Sunday, August 8, 2021

Drawing lines ahead of the new Avenue C bike lanes

From this past week... workers from the Department of Transportation started marking Avenue C for the new bike lanes

Dave on 7th shared the top photo from between Ninth Street and 10th Street. He notes that on this stretch, there are also new "No Standing" signs installed. 

The new bike lanes will eliminate some free, non-metered street parking, which was the focus of a story this morning on NY1. Local Uber driver Myen Uddin told the station that he is concerned about being able to find a place to park.
"I already earn so less," Uddin said. "How can I afford a garage? $400 a month. No one can afford that!"
... with outdoor dining structures and Citi Bike stations already replacing what used to be non-metered parking spaces near Avenue C and East 9th Streets, concerned residents like Uddin believe if the free parking spaces go away, he'll soon have to move outside the city.

"It's too much challenge for me for me right now," said Uddin. "I gotta leave the city. Go somewhere else."
NY1 also spoke with a local resident, Thomas Grenier, who welcomed the changes.
"The city is historically centered and organized around cars, so anything that will make the city more friendly to renewable energy and bicyclists is a good thing," Grenier said.
Meanwhile, other markings along the avenue show the buffer zones that will protect cyclists from cars and trucks.
As previously reported, DOT flyers along Avenue C provide details of the coming changes...
Improvements along C include: 

• Curbside bike lanes between Houston and Fourth Street 
• Parking-protected, bollard-protected and curbside bike lanes between Fourth Street and 18th Street 
• Updated parking regulations to provide truck loading zones 
• Neighborhood loading zones on select side streets 
• Painted pedestrian islands between 11th Street and 15th Street 
• New left-turn bays at 10th Street and 14th Street 

You can find many more details in the presentation that DOT officials made to CB3 back in April. (PDF here)

As reported last fall, the DOT is adding the protected north/south bike lanes on Avenue C and East Houston Street to help offset the upcoming closure of the East River Park greenway.


Choresh Wald said...

So great to see this: Avenue C will now be a much safer street for everybody: pedestrians, bicycle riders and car users. Bus riders will have a faster ride thanks to improvements that will be implemented on Avenue d and Avenue A (although only south of 6th Street which is pretty laughable).
Now we just need the city to create a real Open Street on Avenue B.

Anonymous said...

Rejoicing for these bike lanes, while also feeling some pity for all the car drivers who are going to spontaneously combust as a result.

Anonymous said...

Hardly room for cars to pass and if you think drawing lines on the street will protect cyclists you haven't spent enough time riding a bike in NYC.

Anonymous said...

All this means is that those spaces will now be occupied by Delivery, Amazon and UPS trucks.

Anonymous said...

If someone from the Department of Transportation Alternatives actually rode a bike in NYC, they would realize how utterly awful an experience riding in one of those segregated gutter lanes is.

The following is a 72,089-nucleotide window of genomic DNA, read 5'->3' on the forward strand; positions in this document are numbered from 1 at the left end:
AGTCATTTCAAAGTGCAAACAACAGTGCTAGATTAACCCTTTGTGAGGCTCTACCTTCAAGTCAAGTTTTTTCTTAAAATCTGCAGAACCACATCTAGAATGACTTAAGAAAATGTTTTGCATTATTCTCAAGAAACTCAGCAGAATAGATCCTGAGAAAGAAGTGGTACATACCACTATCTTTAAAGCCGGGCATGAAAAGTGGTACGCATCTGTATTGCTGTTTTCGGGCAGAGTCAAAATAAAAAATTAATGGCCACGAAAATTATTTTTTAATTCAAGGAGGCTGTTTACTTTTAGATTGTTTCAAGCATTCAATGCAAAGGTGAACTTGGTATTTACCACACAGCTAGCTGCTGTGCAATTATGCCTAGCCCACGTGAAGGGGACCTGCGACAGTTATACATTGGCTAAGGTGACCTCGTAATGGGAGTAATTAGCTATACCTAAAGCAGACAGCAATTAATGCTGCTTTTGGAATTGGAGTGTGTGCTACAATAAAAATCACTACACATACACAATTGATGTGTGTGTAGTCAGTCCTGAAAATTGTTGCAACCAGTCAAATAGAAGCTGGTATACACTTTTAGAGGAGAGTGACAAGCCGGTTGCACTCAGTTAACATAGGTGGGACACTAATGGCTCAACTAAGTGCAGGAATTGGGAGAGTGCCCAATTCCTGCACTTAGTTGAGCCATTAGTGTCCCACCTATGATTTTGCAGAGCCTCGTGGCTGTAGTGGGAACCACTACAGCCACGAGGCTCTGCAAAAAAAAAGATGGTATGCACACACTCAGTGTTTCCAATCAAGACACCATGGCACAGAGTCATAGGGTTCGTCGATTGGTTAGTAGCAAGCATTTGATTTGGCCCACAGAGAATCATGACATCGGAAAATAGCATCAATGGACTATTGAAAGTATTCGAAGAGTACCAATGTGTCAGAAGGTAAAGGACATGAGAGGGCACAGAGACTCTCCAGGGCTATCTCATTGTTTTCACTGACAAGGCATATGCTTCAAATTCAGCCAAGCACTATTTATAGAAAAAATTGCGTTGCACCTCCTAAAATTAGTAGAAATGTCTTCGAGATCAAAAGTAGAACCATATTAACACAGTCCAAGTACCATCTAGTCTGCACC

Constant conflicts with pedestrians, being blocked at intersections by turning vehicles, not to mention all the wrong way riders (after all, it’s “just” a bike lane, not a “real” street), and all manners of motorized vehicles slaloming through the mix at 20mph.

No thanks, I’ll stick with Avenue D. Nice, wide, and plenty of room for every one to get around. As it should be.

Anonymous said...

""The city is historically centered and organized around cars, so anything that will make the city more friendly to renewable energy and bicyclists is a good thing," Grenier said."

This is not true. The city was organized around commerce and the defense of the City. This is just more Elite planning to turn us into euroturdland- rich people and masked servants. These educrats want to remove individual autonomy and force everyone onto the data collecting "citbikes" or "uber". I haven't seen a single new place to lock up my owned bike in years, and most of those are made unusable by bike shells, seemingly as if on purpose. but they stand to make a LOT of money!

Anonymous said...

I think it's time to turn Avenues A-D into one-way streets. A (South),B (North), C (South) and D (North).

Anonymous said...

It is incredible that while the MTA subway and bus system is continuing to hemorrhage, with service cuts and fare increases expected, that the City continues to focus funding on expanding the bicycle infrastructure.
Yes the MTA is a state agency but the City contributes.
Bus frequency and routes are key - bus lanes are useless with reduced bus frequency.

Anonymous said...

You can't go east west on 12th/13th without finding car/truck parked right in the bike lanes. It's a joke. Pedestrians step into the bike lanes anticipating the light change. Utter chaos.

Anonymous said...

moronic bike lane takeover. If someone is scared to ride in the regular bike lane they could've gone to first ave. There are so many residents (not myself) that rely on their vehicles and where will they park? There is limited public parking in NYC, they need to stop tearing it up without thinking for the sake of businesses, visitors and residents. I noticed that of course, where there is an outdoor dining shack, the parking was still allowed. Are the bikes supposed to just dissolve?

Anonymous said...

OK choresh, enjoy more double parked cars because they have nowhere to park. They need somewhere to go my dude.

Anonymous said...

this is idiotic. They should've left it as is.

austinjhutch said...

tiny violin emoji